1) Occupancy vs Ownership

The idea is insane.

You’ve contracted to purchase a condominium, in a building, lock, stock, and barrel.

And yet years down the line, when your individual condominium unit is finished, but the rest of the building is still under construction, you are expected/forced/obligated to start paying an “occupancy fee” to the developer, which is to say that they have completed their end of the bargain.

You don’t own the unit at that point; you are the legal occupant.

And you can’t say “no” to the occupancy, and not pay, or the developer will slap you with breach, and can take your condo back and force you to sue them.

Your unit is finished, save for all the defects (which we’ll talk about), but the hallways are jagged concrete, covered in dust.  The amenities are years away from being finished, and the unit directly above you is still under construction, meaning you get to hear noise all day.

You then wait for the building to be completed, and for the city to do their inspections, so that the developer can “register” the building as a Condominium Corporation, and turn over ownership to the residents.

That wait, in some cases, has taken up to 2 1/2 years.

Those residents have paid rent on a condo they’re supposed to own, every month for 30 months.

Why the HELL do people agree to this?

Pre-construction condos are sold via fear, or more specifically, fear of missing out.

Don’t buy, and get left behind!  These condos are selling like hot-cakes!  Buy now!  BUY NOW!

The tactics used to sell pre-construction condos are a topic for another day.  But bottom line – people buy into these projects, and take on the BS idea of “occupancy,” either because they don’t know about occupancy, or because they do, and for whatever reason, they don’t care.  A large portion of pre-construction condos are bought by overseas investors who don’t want people living in the unit, so they don’t care about paying the fees.  But for the end-user, Toronto resident, renter-becoming-owner, it’s an absolute nightmare.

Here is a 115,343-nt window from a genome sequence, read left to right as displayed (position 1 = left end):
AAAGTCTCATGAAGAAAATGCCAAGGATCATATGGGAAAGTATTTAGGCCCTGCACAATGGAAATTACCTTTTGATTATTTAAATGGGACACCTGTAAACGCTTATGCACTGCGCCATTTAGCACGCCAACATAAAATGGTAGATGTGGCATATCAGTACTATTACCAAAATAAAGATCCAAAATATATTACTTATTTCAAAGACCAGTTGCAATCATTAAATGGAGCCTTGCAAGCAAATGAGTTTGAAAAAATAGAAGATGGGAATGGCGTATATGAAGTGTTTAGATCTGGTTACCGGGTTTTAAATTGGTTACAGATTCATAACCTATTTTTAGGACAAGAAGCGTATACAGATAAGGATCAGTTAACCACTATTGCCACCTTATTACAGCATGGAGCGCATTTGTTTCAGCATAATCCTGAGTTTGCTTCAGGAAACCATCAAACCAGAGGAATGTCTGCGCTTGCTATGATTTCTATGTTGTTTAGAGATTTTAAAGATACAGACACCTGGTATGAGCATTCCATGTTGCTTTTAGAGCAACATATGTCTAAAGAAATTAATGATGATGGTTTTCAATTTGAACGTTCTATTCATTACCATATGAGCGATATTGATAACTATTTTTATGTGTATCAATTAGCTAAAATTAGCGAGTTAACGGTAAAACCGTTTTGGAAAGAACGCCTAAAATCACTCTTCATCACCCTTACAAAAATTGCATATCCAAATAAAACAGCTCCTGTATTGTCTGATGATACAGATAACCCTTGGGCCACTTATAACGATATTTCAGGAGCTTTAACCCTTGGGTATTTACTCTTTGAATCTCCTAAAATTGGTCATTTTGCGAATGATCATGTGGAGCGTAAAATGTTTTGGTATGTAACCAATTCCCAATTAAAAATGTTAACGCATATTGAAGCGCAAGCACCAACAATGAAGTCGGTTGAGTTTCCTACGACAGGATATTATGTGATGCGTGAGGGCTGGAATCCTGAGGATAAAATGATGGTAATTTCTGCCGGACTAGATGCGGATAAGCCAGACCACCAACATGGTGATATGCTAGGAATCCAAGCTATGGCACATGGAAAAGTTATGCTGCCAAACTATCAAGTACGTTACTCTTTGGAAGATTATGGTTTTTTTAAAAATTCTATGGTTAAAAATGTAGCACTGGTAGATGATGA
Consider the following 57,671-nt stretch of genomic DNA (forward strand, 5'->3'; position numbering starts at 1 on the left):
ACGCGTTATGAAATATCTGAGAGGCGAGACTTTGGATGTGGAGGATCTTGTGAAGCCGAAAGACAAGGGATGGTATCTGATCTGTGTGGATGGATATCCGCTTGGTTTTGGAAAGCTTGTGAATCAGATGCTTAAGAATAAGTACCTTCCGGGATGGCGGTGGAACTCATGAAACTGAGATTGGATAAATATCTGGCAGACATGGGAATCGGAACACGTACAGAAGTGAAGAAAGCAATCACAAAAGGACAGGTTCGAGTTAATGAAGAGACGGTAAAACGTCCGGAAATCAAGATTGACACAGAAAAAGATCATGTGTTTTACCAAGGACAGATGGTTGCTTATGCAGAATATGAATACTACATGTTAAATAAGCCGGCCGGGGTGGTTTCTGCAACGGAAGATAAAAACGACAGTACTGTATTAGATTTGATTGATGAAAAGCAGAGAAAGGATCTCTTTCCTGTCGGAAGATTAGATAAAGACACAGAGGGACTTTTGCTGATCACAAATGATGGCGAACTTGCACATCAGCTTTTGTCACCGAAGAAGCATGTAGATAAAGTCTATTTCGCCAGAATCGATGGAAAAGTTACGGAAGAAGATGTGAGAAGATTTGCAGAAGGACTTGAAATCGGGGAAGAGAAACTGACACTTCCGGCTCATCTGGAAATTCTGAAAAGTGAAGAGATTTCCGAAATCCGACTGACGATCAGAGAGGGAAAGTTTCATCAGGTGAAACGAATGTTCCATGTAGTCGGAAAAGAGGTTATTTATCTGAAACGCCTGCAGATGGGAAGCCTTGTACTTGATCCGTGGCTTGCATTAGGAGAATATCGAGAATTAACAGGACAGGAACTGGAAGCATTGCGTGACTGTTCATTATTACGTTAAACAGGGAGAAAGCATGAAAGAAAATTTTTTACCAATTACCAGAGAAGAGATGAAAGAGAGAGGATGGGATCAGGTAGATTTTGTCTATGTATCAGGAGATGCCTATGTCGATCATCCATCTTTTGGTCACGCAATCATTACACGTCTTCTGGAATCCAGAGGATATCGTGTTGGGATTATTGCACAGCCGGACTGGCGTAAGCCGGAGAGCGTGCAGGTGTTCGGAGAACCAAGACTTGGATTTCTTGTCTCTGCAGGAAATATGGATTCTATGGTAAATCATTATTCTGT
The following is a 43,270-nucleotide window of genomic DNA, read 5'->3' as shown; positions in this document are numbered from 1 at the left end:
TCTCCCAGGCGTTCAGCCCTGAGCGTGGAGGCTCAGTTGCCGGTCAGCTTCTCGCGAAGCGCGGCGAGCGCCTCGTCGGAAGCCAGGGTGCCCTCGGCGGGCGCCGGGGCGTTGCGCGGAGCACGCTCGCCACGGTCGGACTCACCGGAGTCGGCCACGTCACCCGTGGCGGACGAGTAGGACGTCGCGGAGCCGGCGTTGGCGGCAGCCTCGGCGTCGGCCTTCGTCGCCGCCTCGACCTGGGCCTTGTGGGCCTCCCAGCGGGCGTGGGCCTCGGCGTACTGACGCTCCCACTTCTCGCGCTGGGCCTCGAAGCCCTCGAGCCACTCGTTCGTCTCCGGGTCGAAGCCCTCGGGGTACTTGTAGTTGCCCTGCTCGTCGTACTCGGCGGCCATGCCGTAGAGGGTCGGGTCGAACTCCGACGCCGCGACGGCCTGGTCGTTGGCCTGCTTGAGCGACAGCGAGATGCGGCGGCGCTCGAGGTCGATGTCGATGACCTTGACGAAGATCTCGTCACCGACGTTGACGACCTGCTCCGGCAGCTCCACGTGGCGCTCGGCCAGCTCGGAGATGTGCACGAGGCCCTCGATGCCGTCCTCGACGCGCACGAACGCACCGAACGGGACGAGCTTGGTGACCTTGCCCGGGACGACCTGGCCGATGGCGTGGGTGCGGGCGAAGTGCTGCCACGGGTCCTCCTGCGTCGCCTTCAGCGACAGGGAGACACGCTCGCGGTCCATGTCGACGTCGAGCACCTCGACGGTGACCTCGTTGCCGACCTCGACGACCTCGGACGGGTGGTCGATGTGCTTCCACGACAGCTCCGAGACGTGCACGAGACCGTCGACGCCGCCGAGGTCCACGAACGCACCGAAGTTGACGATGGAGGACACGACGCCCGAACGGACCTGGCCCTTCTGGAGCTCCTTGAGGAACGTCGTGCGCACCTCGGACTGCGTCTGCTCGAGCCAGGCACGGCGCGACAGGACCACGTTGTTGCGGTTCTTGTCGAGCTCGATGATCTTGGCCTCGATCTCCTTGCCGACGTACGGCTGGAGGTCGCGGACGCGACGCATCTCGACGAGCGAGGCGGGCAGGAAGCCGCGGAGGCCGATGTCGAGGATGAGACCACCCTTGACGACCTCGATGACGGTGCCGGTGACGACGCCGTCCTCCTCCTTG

Would it be crazy for me to suggest that occupancy of the condo is not given until the condominium is registered?

Crazy, yes.  Because that’s the way it’s always been done.

But it was also crazy for somebody to suggest back in 1,500 A.D., “Hey, maybe we don’t need to burn this woman alive, for fear that she might be a witch, and casting spells on all of us?”

To do so today, would probably be poorly-received…

2) Pre-Delivery Inspection & Deficiencies

I hate TARION.

You guys knew that, right?

For years, I’ve been saying, “TARION is run by developers,” and it seems as though I was at least partially vindicated this year, when the government took away some of TARION’s power, as (gasp!) it was suggested that they can’t be trusted to govern and discipline themselves.

When your condominium is ready for occupancy, you do a Pre Delivery Inspection with one of the developers’ lackeys, and point out any and all deficiencies as you see fit.

That list, which is usually of menial items, is submitted to TARION by the developer.

And that is how those items are rectified.

Yes, in many cases, the developer comes in and paints here, tightens a screw there, and crosses items off the list.

But what if you walked into the unit and the horizontal backsplash had been installed vertically?  The developer is not going to fix that; they’re going to submit that to TARION.

Why in the world does TARION get involved with this, when the easiest thing to do, is have the developer fix it?

Well, because TARION is run by developers!  And in this case, they’ve created a buffer between themselves (and their responsibilities), and the buyer/owner/occupant.

Would it be crazy for me to suggest that buyers should have more leeway with whether or not to close a transaction, in cases where the deficiencies are egregious?  And that the developer has to fix the issues before occupancy?

Crazy, yes.  But when the automobile was first invented, public perception was that it would never replace the bicycle as the most commonly used method of transit…

3) Material Changes

Material has many meanings.